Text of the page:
Seamless Slurs: Three Approaches

Patricia George | October 2019

    Flutists spend a lot of practice time trying to make passages sound smooth. This is an admirable task because everyone likes to listen to a difficult passage navigated with ease and grace. The practice method most often employed to achieve this is repetition – playing it again and again. A better solution is to analyze the type of difficulty that is presented and utilize specific practice techniques to solve the issue. 
    In playing any interval, there are two things to consider: the air stream and the fingerings. The first step in playing smoothly is to separate the air steam from the fingers. Thinking of them as two different systems helps many flutists. To demonstrate this separation, have the student finger a middle octave G with the right hand on the barrel. The teacher stands to the right back side of the student and holds the end of the footjoint with the right hand to steady the flute. Then while the student is blowing the G, the teacher lowers the F key. Every student I have tried this with has been surprised at the ease of making this slurred connection. This effect should happen with every interval. 

Air Speed
    Joseph Mariano, flute professor emeritus at the Eastman School of Music, warmed up with the following exercise. It was played slowly, loudly and with an enormous vibrato. 

    He stretched the intervals as if stretching a rubber band to the point of breaking. It was the first thing he played in the morning before orchestra rehearsals. After I heard him play it the first time, I knew that he was getting the air moving. A constant air stream is necessary to play smooth and articulated passages. Mariano was famous for his comments: “Play on the air.” “Tongue on the air.” The air is the system used to move through notes.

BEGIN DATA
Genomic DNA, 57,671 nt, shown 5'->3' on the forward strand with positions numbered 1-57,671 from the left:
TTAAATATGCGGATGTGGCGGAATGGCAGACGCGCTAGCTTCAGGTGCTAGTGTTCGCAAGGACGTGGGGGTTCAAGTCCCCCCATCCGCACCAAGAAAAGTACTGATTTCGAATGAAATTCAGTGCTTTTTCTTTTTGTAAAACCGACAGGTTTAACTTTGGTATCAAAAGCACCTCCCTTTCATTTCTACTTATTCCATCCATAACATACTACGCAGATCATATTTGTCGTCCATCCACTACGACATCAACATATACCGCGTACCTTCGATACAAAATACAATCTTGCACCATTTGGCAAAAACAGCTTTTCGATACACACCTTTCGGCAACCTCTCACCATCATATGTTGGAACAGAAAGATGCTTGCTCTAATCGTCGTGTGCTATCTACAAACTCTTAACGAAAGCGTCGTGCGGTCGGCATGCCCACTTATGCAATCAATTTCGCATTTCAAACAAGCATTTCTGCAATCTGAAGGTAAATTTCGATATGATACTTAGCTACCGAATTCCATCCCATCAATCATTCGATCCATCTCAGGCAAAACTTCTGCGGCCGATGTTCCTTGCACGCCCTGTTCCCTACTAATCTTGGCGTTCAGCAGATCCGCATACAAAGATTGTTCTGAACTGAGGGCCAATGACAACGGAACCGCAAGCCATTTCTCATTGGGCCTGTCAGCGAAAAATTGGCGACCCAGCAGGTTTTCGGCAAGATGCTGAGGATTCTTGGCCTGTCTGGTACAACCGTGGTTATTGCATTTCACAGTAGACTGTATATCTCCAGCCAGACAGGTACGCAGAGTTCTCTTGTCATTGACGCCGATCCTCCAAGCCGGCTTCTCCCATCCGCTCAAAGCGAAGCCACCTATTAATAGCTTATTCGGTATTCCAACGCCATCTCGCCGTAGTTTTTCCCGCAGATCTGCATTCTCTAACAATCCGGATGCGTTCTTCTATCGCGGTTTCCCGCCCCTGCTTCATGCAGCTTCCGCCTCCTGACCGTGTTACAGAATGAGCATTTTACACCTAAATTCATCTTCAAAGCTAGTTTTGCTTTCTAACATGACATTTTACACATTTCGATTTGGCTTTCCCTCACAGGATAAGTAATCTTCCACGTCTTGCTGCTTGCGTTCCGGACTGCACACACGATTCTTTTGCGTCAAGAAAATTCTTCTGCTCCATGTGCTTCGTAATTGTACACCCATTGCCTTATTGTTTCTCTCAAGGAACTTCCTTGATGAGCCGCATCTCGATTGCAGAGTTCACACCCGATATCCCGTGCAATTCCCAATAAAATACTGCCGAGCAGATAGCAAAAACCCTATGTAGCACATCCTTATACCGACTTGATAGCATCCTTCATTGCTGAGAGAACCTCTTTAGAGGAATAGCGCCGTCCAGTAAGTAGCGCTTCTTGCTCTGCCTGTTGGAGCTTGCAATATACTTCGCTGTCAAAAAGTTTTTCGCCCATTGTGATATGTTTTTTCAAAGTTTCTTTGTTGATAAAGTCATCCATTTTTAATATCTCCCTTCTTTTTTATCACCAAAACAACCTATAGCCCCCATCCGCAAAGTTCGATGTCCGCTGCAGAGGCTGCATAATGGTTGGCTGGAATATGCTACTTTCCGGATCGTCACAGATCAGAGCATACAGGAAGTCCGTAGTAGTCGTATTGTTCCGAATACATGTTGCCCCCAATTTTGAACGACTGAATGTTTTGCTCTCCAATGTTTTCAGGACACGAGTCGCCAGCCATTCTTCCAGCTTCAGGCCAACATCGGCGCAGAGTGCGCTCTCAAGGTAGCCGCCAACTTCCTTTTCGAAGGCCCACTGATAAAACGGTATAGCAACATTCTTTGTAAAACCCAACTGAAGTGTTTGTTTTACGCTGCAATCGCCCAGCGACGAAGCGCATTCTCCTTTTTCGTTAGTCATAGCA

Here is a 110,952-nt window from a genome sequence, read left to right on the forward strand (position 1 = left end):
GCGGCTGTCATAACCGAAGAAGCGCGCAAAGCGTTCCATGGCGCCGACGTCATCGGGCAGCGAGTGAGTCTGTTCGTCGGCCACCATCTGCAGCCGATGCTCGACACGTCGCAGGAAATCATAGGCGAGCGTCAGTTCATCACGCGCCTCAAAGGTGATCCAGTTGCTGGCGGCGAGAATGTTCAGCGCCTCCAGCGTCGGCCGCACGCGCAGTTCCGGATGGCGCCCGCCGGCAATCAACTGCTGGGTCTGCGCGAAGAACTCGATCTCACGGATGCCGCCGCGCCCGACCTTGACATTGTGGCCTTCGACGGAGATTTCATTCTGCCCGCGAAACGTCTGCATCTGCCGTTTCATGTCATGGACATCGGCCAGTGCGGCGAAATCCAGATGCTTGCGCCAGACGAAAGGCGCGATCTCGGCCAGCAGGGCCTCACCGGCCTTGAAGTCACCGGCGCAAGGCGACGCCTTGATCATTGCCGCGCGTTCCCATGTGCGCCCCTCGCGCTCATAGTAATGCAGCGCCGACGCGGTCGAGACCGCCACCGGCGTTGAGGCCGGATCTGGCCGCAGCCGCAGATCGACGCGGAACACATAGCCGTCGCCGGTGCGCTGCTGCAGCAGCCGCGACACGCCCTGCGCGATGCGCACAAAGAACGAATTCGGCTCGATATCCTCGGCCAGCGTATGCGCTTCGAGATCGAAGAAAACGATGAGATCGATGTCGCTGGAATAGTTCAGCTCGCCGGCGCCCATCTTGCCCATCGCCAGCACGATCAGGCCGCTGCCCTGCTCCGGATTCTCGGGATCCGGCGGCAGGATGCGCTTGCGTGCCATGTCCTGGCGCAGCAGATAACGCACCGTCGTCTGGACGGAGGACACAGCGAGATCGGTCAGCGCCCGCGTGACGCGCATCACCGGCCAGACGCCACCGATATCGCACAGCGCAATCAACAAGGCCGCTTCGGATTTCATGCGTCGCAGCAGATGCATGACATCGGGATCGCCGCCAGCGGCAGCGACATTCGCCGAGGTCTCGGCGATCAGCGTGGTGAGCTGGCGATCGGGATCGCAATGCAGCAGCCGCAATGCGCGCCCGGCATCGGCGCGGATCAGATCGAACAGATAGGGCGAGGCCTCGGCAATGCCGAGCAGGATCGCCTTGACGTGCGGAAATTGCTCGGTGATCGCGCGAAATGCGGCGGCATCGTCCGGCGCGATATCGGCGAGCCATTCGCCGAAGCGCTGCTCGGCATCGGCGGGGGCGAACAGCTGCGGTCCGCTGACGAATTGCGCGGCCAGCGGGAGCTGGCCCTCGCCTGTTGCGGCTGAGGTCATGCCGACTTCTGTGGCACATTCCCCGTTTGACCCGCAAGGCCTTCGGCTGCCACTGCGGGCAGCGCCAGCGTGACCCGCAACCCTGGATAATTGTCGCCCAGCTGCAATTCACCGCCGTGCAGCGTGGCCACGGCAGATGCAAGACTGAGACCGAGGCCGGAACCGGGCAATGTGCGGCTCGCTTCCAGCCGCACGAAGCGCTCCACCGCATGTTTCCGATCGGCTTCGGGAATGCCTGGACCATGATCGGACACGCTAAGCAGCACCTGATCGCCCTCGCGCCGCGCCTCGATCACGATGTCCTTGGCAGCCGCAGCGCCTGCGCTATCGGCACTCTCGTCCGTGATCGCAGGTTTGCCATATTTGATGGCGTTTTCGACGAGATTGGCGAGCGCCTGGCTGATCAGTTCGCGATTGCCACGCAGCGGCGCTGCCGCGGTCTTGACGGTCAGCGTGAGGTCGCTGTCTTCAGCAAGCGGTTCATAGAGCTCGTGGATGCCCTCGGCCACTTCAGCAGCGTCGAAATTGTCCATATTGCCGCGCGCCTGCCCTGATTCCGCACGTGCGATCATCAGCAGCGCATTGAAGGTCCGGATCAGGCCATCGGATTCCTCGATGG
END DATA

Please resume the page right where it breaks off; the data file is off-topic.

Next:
Mariano also advocated setting the embouchure not for the starting note of a passage, but for a higher second octave note. (This is interesting because Marcel Moyse used the second octave B for his starting point in the De La Sonorite, p. 6). Mariano said, “You can play low octave notes on a high octave embouchure setting, but not high notes on a low octave setting.” With experimentation you will find many intervals are easier to navigate if the embouchure is simply set for a higher note. 

Playing Out of Time
    William Kincaid suggested that when playing an interval larger than a fourth to slightly lengthen the note before the skip. He also advocated changing the embouchure to favor the next note while still on the first note. He said sometimes he increased the vibrato speed on the note before the intervallic skip. These are excellent ideas, and with experimentation  flutists will figure which concept works best for specific passages. Generally, in skipping to a higher note, make the aperture smaller and in skipping to a lower note, make the aperture larger.

Scales or Small Intervals: 
Whole- and Half-Steps

    These are the easiest intervals to conquer because they are the ones where the fewest fingers move to change the pitch. However, the setup of the notes on the flute pose some problems that many flutists never consider. 
    My first teacher was the legendary Frances Blaisdell who was one of the first flute female soloists and orchestral players in the United States. Time after time as I struggled with a passage, she stopped me and put a small line before a note in a run and said, “Try it again.” It was always perfect after that. I asked her how she knew where to put the line, and she said, “Experience.” Since I had little experience, I thought about the reasoning of where these lines were placed in relationship to the fingerings. Here is what I discovered.